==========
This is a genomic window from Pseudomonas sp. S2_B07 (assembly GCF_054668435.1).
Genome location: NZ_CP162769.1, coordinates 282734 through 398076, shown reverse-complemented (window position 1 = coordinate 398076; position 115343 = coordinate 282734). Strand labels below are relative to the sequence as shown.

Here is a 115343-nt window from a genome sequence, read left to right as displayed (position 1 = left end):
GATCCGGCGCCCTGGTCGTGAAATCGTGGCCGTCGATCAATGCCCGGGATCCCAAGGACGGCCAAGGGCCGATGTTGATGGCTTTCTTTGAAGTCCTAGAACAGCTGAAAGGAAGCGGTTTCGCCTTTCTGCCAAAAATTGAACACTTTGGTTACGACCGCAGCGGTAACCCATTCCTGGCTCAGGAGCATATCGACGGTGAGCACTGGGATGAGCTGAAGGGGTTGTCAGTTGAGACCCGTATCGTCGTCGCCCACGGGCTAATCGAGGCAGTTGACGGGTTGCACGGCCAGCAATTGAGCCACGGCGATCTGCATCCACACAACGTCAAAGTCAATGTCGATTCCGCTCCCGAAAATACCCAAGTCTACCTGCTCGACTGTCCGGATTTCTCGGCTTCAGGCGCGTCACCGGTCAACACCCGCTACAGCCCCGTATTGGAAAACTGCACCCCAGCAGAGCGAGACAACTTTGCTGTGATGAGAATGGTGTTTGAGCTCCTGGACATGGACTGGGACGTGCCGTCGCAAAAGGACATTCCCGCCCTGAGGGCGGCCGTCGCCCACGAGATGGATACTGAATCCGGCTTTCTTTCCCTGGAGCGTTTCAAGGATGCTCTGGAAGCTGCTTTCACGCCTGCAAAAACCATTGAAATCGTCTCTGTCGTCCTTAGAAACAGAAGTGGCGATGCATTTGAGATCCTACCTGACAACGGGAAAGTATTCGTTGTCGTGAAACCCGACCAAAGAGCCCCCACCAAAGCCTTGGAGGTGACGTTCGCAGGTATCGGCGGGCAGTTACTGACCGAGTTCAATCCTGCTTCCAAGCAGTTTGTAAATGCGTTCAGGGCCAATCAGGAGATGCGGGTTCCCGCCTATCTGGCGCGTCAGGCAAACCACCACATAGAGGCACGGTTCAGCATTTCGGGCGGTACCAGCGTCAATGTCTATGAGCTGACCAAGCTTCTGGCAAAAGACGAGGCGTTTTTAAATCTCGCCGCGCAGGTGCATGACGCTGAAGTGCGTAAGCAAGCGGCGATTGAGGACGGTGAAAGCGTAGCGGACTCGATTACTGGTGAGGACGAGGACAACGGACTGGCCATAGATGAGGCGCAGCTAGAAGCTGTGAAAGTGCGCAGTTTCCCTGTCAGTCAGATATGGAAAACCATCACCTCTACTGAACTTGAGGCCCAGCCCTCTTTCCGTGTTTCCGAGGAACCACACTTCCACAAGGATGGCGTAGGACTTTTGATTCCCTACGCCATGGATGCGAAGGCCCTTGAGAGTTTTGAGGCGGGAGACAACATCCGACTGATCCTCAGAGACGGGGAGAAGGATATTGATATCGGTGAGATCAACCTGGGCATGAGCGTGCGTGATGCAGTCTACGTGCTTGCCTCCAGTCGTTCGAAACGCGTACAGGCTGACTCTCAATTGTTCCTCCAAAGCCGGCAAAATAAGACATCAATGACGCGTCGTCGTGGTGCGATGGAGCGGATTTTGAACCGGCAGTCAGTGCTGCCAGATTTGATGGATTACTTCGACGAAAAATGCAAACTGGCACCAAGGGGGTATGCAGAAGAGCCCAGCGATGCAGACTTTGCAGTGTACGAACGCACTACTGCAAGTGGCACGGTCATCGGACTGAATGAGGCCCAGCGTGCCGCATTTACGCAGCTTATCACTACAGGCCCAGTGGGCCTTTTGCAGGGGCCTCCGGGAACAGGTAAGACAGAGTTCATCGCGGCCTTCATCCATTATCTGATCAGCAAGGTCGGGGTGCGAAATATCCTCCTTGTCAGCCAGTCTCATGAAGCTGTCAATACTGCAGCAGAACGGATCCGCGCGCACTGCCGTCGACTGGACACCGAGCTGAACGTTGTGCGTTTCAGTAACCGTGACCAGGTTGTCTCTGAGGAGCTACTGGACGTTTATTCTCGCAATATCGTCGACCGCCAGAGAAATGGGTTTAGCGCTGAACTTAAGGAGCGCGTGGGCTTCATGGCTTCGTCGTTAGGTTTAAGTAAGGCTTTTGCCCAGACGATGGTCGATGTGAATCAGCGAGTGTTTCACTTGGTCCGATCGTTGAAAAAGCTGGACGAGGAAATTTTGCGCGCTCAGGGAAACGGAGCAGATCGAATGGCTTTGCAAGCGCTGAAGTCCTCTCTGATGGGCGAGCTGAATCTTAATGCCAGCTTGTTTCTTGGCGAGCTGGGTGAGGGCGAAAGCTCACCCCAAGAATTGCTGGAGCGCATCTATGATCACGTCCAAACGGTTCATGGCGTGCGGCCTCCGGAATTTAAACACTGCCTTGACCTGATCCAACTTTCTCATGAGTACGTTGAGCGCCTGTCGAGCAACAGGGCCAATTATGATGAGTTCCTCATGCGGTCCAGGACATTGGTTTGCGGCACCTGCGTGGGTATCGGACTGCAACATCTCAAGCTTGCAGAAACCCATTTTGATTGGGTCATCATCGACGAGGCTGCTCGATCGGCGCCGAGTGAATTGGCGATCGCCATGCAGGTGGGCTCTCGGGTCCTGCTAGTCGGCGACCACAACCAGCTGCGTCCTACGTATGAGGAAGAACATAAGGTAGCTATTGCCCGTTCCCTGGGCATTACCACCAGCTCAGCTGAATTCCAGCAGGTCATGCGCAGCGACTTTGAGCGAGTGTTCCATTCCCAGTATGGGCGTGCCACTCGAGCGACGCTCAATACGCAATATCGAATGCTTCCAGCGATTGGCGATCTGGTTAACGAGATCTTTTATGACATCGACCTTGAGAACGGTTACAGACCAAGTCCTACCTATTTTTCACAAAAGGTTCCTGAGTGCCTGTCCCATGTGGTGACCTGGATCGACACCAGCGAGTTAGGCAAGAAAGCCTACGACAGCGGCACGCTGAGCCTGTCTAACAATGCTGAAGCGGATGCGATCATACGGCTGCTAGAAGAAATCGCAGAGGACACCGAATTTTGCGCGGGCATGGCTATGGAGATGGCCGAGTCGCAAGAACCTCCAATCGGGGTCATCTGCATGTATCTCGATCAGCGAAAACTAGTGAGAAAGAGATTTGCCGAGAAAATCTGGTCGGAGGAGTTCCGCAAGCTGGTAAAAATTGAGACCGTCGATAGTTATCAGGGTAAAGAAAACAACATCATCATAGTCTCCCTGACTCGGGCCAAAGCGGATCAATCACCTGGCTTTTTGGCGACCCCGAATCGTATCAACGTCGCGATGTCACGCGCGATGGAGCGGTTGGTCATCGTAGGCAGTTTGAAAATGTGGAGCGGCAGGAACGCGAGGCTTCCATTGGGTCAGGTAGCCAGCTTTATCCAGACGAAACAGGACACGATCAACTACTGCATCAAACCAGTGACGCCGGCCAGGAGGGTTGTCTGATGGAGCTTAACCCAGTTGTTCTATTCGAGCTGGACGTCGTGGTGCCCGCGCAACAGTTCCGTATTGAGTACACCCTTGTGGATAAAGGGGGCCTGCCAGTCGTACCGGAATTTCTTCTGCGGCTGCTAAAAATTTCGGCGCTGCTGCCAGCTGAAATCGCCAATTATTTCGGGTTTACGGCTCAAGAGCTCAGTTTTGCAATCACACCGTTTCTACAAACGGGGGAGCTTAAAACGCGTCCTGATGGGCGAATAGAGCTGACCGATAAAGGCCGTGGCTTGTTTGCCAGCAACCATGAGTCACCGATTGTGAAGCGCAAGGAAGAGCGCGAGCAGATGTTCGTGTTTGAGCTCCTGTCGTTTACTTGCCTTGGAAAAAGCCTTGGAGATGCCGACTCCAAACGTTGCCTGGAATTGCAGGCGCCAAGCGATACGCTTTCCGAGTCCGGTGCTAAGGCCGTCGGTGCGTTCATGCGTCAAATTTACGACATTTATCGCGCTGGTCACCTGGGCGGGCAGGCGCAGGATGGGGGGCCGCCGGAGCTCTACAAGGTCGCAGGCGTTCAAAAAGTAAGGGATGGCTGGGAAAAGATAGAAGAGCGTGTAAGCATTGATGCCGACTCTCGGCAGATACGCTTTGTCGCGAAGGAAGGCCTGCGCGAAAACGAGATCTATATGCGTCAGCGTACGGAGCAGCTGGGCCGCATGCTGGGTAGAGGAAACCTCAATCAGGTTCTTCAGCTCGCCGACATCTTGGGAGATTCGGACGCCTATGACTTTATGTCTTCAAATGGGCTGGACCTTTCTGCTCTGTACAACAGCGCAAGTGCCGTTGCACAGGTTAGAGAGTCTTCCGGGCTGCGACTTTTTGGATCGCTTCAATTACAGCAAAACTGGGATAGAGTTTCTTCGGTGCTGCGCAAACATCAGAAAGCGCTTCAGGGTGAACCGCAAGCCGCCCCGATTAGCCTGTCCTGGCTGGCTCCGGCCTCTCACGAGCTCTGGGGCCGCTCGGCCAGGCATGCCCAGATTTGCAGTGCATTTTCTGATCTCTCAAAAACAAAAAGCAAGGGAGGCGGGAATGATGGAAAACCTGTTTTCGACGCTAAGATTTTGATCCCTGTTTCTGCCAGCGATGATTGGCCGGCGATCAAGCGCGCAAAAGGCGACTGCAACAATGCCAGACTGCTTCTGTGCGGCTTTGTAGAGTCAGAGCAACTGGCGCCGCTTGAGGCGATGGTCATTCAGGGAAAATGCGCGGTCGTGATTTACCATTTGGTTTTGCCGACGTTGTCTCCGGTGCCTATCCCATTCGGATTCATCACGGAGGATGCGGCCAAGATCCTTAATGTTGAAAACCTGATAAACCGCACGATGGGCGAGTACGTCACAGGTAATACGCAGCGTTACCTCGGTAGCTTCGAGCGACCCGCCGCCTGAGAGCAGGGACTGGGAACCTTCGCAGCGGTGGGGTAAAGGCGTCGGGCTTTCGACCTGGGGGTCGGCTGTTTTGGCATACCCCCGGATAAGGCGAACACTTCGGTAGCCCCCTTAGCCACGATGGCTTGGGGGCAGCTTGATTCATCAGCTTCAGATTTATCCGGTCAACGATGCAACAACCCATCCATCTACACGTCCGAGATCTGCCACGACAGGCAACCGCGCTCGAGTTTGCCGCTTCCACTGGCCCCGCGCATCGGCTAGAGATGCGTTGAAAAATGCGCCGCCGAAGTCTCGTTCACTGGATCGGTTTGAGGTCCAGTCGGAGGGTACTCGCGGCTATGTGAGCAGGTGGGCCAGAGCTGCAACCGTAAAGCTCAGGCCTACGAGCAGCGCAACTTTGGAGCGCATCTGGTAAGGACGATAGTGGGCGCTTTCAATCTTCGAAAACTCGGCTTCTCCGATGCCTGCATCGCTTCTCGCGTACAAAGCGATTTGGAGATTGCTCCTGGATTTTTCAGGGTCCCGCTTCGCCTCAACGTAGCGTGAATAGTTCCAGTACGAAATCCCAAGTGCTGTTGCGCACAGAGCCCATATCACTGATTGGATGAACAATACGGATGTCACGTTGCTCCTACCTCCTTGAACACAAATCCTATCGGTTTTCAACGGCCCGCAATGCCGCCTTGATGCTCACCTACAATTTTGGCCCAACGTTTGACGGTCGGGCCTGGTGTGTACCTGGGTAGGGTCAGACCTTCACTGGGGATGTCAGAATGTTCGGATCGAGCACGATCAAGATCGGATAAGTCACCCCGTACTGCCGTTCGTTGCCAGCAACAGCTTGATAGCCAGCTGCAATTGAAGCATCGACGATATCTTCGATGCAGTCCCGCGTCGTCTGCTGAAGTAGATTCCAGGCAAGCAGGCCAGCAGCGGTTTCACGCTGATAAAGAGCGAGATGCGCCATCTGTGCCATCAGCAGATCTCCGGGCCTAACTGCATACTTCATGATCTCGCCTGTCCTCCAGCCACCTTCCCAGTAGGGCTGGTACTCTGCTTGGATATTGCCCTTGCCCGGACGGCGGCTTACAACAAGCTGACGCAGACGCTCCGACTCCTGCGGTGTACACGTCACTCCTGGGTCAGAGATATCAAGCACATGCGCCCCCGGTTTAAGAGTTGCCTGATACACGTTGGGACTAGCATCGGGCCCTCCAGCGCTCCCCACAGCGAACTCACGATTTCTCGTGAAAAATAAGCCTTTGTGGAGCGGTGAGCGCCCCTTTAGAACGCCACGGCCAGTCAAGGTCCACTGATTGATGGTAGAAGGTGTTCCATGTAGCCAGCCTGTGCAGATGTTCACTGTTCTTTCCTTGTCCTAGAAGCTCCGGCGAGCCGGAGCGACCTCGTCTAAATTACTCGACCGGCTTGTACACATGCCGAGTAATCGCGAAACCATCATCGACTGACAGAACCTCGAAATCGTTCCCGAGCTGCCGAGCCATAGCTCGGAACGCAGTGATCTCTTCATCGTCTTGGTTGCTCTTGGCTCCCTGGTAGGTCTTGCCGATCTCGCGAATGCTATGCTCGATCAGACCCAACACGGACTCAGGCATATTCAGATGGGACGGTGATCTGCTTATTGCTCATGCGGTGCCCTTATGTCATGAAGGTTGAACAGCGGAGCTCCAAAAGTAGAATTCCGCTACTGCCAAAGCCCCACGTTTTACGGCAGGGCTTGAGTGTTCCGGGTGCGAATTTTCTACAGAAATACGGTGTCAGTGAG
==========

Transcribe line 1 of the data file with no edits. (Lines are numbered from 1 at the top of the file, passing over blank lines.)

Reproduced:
This is a genomic window from Pseudomonas sp. S2_B07 (assembly GCF_054668435.1).